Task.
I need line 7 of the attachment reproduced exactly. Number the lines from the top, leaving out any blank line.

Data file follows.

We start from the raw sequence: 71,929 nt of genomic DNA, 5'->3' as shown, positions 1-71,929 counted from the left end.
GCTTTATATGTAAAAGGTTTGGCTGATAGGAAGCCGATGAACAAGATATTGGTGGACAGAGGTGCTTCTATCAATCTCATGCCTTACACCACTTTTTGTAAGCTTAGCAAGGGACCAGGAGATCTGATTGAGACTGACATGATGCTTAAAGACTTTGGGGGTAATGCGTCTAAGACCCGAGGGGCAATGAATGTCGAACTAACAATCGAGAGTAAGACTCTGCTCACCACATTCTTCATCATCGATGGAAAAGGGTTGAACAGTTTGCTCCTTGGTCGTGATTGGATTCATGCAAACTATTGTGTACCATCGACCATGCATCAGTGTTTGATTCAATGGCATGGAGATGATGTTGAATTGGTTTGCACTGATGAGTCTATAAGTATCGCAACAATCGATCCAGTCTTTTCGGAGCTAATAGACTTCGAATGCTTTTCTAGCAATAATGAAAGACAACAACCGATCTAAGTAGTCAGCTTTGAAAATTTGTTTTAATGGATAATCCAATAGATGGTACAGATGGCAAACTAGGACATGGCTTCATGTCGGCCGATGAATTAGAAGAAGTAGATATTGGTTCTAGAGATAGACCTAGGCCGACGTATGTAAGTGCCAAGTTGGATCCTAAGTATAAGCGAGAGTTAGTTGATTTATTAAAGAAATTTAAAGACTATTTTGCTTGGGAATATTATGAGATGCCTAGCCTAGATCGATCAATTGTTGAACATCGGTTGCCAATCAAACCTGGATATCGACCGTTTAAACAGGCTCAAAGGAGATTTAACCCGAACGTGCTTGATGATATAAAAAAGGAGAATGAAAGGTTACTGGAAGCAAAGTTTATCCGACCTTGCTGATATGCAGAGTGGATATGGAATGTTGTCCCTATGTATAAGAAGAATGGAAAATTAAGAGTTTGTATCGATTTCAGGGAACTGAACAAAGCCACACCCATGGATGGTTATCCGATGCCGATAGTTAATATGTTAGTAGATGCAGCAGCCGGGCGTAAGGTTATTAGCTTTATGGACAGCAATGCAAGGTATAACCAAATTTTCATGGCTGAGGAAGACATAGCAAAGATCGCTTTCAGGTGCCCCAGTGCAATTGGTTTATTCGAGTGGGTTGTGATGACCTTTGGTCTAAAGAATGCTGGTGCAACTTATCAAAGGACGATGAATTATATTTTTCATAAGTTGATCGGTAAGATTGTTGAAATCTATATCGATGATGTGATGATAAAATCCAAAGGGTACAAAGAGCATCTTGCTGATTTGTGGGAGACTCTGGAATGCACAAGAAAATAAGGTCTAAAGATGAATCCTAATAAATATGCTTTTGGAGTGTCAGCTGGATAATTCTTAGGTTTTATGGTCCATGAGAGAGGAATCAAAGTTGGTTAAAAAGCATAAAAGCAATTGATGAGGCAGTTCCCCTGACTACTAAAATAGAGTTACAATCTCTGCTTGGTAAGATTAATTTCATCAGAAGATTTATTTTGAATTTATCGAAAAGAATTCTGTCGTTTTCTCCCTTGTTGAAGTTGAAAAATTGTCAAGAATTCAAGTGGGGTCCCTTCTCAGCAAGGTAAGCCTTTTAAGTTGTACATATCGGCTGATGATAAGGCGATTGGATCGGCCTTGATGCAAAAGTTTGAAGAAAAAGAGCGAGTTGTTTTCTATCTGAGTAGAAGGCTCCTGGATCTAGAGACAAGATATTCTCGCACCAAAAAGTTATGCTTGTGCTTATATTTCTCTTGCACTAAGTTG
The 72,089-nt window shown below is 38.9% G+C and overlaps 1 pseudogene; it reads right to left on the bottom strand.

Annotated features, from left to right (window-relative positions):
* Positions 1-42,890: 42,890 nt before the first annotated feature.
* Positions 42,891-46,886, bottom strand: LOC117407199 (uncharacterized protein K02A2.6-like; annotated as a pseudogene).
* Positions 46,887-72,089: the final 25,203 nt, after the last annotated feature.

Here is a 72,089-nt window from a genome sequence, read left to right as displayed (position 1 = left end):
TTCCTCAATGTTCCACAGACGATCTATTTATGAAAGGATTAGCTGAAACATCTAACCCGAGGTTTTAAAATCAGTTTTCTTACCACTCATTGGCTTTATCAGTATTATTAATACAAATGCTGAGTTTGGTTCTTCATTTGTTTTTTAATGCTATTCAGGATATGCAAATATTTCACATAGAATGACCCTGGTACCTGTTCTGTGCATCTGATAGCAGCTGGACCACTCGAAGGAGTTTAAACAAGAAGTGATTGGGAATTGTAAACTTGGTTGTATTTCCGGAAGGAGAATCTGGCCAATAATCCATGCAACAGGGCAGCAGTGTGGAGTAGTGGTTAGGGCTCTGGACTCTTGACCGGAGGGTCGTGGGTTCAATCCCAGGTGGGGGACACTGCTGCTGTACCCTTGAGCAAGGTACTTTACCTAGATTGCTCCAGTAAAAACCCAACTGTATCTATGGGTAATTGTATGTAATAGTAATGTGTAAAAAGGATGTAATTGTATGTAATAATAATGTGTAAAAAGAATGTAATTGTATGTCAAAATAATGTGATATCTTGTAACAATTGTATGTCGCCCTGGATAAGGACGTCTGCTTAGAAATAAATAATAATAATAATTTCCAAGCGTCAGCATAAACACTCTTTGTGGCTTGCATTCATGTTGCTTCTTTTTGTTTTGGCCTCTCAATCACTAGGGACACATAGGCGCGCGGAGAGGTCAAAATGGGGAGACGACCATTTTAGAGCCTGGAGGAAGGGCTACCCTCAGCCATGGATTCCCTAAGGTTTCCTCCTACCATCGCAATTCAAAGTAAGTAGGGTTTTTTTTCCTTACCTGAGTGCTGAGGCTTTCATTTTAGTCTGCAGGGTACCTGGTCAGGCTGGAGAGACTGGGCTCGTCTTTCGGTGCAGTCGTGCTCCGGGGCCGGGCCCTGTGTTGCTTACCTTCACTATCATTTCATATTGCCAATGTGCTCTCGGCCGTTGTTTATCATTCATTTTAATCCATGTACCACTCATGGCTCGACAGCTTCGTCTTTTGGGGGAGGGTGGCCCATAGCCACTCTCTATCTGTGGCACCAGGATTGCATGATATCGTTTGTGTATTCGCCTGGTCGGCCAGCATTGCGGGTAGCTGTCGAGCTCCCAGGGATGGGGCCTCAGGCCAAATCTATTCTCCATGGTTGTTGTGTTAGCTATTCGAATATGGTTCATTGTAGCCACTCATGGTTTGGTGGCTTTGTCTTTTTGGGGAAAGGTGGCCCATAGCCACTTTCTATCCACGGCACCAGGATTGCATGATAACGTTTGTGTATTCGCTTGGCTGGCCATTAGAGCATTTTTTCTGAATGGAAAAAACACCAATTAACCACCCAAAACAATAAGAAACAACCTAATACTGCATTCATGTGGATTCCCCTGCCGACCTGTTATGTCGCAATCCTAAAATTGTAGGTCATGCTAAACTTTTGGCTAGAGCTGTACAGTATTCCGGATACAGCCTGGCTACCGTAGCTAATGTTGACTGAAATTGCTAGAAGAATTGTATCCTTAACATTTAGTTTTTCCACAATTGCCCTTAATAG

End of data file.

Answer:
* Positions 46,887-72,089: the final 25,203 nt, after the last annotated feature.